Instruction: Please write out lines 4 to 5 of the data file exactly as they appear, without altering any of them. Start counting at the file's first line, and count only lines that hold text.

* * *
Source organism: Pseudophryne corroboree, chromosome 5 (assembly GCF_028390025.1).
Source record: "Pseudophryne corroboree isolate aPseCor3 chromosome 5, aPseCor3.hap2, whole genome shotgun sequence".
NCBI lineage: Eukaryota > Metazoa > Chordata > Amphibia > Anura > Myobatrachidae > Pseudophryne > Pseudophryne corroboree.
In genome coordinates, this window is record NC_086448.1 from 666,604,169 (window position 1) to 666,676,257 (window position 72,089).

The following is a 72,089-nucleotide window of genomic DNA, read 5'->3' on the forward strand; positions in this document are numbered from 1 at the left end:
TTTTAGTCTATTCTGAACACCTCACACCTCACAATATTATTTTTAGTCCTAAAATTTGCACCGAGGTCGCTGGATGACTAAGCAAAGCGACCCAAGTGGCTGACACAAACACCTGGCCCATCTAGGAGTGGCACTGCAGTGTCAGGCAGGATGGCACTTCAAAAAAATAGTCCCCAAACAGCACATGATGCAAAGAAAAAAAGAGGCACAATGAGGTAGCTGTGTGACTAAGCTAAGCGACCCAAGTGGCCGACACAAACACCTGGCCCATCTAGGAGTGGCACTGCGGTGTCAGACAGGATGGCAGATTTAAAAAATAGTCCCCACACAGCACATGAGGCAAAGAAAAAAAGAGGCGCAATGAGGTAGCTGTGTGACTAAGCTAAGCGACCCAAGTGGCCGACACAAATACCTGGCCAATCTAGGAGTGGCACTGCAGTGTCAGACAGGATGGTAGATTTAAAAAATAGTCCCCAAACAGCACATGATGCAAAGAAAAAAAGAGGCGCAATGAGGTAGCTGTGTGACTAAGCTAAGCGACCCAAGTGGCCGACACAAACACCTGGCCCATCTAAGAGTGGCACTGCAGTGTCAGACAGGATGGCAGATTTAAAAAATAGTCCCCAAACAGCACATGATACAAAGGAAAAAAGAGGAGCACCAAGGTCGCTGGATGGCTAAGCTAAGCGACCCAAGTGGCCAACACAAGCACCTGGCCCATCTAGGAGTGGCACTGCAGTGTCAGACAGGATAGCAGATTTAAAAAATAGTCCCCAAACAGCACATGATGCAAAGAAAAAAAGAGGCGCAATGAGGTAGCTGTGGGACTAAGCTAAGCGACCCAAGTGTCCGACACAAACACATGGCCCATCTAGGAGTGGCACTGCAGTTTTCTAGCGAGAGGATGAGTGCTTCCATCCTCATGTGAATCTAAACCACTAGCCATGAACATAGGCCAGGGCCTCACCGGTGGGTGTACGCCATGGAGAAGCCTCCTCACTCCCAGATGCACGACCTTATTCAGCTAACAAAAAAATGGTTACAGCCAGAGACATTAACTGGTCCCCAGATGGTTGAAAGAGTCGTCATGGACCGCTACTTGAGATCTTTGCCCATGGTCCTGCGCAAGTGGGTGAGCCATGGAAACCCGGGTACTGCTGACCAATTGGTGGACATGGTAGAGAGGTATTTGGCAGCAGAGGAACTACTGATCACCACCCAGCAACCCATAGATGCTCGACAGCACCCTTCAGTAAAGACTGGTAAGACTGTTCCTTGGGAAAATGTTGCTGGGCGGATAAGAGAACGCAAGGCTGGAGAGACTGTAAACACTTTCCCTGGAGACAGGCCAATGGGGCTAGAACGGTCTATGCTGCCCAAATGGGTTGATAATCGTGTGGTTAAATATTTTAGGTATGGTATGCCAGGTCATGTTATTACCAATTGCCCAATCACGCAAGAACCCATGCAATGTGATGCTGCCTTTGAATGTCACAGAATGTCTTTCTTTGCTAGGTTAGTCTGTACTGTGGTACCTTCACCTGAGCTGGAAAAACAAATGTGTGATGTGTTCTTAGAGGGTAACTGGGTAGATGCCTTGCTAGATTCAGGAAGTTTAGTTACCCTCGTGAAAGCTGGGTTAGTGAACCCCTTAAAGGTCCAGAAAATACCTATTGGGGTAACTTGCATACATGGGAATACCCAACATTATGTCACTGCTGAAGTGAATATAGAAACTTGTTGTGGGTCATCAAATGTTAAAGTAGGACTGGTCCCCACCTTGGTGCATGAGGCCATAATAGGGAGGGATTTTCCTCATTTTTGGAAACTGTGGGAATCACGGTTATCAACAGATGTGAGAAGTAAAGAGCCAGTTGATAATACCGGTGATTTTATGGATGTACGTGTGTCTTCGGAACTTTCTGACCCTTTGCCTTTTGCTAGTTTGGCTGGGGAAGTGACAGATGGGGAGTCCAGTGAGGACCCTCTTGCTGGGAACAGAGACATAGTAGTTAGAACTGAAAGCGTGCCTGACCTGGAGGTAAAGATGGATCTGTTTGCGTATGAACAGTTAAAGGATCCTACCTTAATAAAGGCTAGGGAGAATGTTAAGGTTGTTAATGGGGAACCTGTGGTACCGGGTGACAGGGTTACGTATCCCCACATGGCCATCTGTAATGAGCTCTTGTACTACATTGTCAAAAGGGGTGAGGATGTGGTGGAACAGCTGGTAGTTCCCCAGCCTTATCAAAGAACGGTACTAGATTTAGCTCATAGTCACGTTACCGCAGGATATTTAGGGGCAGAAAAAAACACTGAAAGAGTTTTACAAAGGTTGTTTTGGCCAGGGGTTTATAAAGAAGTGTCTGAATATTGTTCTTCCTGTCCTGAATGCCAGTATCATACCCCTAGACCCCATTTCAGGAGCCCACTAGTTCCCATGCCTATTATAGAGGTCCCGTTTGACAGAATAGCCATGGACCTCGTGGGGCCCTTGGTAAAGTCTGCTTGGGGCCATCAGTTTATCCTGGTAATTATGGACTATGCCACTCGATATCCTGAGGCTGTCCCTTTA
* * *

In genome coordinates, this window is record NC_086448.1 from 666,604,169 (window position 1) to 666,676,257 (window position 72,089).

The following is a 72,089-nucleotide window of genomic DNA, read 5'->3' on the forward strand; positions in this document are numbered from 1 at the left end: